I savour the taste of a good, unsolved mystery. I enjoy the potential that lies in the unknown. I could lie for hours looking up at the sky, contemplating the fact that I will never know most of what there is to be known in the universe. I am a mystic.
I refuse to let people's reproductive anatomy dictate how I treat them, except when I expect to interact directly with their reproductive anatomy. I resist sexist behaviour in myself and in others. I am a feminist.
I value the lives of all sentient animals, and cause them as little suffering as possible. I enjoy a variety of foods, but do my best to eat things whose production does not involve the deaths of feeling beings. I am a vegetarian.
I think the best hope for human well-being and betterment lies in treating one another with compassion and reason in this life, the only one we can be sure we have. I value human life above non-human life. I am a humanist.
So there it is. I invite you to add your own items, either in the comments here or, of course, on your own blog.
I know that many people will disagree with the connections I'm making between characteristics and labels. But remember, this is an exercise in seeking connections. There may be an element of exaggeration in some or all of the items, but there is also an element of truth. It is that truth, that seed of inclusiveness, of universality, that is (in my mind) the point of the whole exercise.
I think I'll close this post as Derek closes his, with a line of hope and openness.
"And yet, the spiritual journey continues."
Saturday, 20 September 2008
Software Freedom Day (SFD) is a worldwide celebration of Free and Open Source Software (FOSS). Our goal in this celebration is to educate the worldwide public about of the benefits of using high quality FOSS in education, in government, at home, and in business -- in short, everywhere!
I don't have much time to research and write the article I would like to write in support of this. I am a big supporter of free software ("free as in speech, not free as in beer"), and hope to include a line of articles on it in this blog when I have more time (whenever that might be).
For the moment, let me just give a little anecdote:
My dad is a farmer in Alberta. He uses a computer for accounting, word processing, e-mail. It is important, because one of his main operations is a mail-order seed-potato business, Eagle Creek Seed Potatoes with a website for people to browse and order from. (He grows several very interesting and exotic varieties of potatoes for gardeners across Canada.) My brother farms with him, growing u-pick flowers and a very popular sunmaze.*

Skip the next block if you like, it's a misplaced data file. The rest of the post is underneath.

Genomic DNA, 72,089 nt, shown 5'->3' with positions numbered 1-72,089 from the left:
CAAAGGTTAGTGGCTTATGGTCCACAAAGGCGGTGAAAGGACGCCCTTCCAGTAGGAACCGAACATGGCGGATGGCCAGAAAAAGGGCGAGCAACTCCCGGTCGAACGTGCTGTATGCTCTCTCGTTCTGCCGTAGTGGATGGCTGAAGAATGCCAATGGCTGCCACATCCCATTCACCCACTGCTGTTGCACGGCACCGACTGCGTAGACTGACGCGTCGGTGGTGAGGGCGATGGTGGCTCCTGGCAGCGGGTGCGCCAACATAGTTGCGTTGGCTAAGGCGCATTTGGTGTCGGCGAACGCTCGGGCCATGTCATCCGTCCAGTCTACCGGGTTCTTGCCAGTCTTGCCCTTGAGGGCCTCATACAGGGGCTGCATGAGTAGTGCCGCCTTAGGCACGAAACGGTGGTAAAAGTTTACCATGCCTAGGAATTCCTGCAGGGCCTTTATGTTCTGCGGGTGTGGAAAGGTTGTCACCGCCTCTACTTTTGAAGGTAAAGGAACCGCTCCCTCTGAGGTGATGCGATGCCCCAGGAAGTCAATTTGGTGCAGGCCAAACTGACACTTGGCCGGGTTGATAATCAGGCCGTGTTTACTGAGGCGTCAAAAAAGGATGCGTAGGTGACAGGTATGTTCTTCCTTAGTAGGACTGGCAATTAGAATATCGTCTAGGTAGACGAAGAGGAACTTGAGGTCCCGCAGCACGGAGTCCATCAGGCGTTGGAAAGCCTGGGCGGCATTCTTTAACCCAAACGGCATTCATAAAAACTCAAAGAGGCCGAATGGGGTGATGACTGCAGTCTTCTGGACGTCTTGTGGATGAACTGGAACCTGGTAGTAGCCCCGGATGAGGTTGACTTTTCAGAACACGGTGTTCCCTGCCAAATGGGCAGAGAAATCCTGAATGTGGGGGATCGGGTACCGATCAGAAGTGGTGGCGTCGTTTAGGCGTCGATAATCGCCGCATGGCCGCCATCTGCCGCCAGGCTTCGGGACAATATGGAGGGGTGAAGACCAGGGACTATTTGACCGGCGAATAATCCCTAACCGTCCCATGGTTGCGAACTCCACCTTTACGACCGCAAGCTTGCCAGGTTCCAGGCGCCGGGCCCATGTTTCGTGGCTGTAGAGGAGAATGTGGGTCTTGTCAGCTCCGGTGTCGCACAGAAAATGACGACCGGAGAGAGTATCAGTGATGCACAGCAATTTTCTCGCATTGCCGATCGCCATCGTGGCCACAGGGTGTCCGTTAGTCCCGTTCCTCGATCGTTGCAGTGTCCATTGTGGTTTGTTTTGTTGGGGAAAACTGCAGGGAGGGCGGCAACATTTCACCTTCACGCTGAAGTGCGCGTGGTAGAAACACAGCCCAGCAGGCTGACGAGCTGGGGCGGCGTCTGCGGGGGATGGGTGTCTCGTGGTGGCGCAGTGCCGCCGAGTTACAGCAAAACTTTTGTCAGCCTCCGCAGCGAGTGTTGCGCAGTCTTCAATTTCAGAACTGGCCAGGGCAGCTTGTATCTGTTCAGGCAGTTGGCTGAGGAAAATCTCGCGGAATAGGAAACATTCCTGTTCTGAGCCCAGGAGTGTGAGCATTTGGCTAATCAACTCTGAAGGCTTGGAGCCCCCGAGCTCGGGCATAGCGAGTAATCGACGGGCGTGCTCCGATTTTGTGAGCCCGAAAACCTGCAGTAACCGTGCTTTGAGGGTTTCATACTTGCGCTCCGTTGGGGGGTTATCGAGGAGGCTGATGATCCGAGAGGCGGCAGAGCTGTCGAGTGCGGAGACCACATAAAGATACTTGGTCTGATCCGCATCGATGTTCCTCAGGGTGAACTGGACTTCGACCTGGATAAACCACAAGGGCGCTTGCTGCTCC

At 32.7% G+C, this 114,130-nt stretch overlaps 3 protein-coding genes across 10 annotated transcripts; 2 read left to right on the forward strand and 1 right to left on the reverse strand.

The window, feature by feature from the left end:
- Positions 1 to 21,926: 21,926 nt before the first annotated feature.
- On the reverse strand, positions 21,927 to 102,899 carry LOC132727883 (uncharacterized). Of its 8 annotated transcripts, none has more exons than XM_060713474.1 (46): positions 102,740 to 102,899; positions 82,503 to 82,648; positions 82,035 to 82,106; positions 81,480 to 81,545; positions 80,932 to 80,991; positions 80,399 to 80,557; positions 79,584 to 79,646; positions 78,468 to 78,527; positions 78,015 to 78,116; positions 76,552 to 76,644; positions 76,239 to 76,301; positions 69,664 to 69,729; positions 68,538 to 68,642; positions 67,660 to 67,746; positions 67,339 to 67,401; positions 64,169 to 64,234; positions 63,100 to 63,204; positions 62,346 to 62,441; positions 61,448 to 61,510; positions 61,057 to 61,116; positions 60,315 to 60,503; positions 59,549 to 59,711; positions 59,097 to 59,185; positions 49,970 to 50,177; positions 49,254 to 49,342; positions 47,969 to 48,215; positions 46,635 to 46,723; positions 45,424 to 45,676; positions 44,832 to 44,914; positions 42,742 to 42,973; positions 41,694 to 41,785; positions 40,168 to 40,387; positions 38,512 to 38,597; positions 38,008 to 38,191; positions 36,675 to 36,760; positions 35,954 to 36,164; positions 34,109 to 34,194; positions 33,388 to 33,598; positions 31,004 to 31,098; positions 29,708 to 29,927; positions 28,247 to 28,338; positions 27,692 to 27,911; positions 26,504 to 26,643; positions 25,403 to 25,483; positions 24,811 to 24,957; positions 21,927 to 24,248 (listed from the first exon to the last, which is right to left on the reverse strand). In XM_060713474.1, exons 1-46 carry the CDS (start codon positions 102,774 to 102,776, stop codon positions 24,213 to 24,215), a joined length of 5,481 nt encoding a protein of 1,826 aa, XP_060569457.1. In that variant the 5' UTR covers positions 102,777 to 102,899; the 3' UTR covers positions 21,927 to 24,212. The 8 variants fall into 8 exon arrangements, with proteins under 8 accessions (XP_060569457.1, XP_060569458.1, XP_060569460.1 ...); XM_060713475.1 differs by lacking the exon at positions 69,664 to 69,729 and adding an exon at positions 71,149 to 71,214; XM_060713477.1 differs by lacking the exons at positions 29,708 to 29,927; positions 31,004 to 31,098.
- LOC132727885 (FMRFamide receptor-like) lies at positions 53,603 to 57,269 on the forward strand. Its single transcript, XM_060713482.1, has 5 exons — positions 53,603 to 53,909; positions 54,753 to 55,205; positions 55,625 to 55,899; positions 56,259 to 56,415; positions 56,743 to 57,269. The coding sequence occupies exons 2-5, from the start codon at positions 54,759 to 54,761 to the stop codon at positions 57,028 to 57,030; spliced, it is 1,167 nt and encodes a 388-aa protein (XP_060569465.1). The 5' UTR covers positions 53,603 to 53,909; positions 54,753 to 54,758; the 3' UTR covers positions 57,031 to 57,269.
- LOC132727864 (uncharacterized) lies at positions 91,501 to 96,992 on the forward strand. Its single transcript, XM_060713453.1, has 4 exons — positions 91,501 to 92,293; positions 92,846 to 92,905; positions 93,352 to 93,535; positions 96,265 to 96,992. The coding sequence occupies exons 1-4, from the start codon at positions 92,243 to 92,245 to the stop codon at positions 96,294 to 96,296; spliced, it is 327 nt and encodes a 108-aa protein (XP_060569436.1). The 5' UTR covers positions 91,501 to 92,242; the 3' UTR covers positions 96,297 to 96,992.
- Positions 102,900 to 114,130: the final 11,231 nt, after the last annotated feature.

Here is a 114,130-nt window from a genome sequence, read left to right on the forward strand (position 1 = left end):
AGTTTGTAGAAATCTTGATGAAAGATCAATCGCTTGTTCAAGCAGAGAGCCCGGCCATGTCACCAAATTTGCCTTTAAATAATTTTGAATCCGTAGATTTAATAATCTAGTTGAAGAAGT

They recently got attacked by an e-mail virus that just about did them out of internet access - a serious problem for an internet-dependent business.
We were visiting Canada at the time, and I suggested trying Linux (specifically Ubuntu, one of the most human-friendly varieties of Linux). They put Linux on the infected machine, got the e-mail client running within the day (it's at least as easy as it is on Windows), and are now 99% virus-proof.
While we were at it, we put Xubuntu, a low-spec variety of Ubuntu, on a laptop that could no longer handle the demands of Windows, and suddenly they had one more usable computer than they had before.
A very short learning curve (about the same as you'd get moving from one version of Windows to the next) and they were all up and running.
Moral: if you don't want to spend money on virus-prone operating systems or on the latest and greatest computer, but just need something that works easily, reliably, and safely, Linux is the way to go. (Free Software is marketed as "free as in speech, not free as in beer", but it's usually both.)
And even if you don't want to go so far as trying Linux (even though it's very easy), there is a lot of useful free software out there that you can use in Windows or on the Mac. Try OpenOffice.org, which has a word processer, a spreadsheet, and most of the applications and features that Microsoft Office has. Try the Gimp, an image processing program akin to Photoshop. And for the love of all things digital, make sure you're using Mozilla Firefox rather than Explorer!
That's all for now. Enjoy Sofware Freedom Day!
*Note: Yes, I am shamelessly promoting my family's businesses here. Go, visit them, try the maze, grow some potatoes.
(Thanks to TeXblog for alerting me to Software Freedom Day.)
Friday, 12 September 2008
We received the latest edition today of Humanitie, the quarterly magazine of the Humanist Society of Scotland. In it is this, my first (paid!) column in a series - accompanied by a twin column authored by Mike, the Not Quite So Friendly Humanist. The theme of this quarter's issue is death.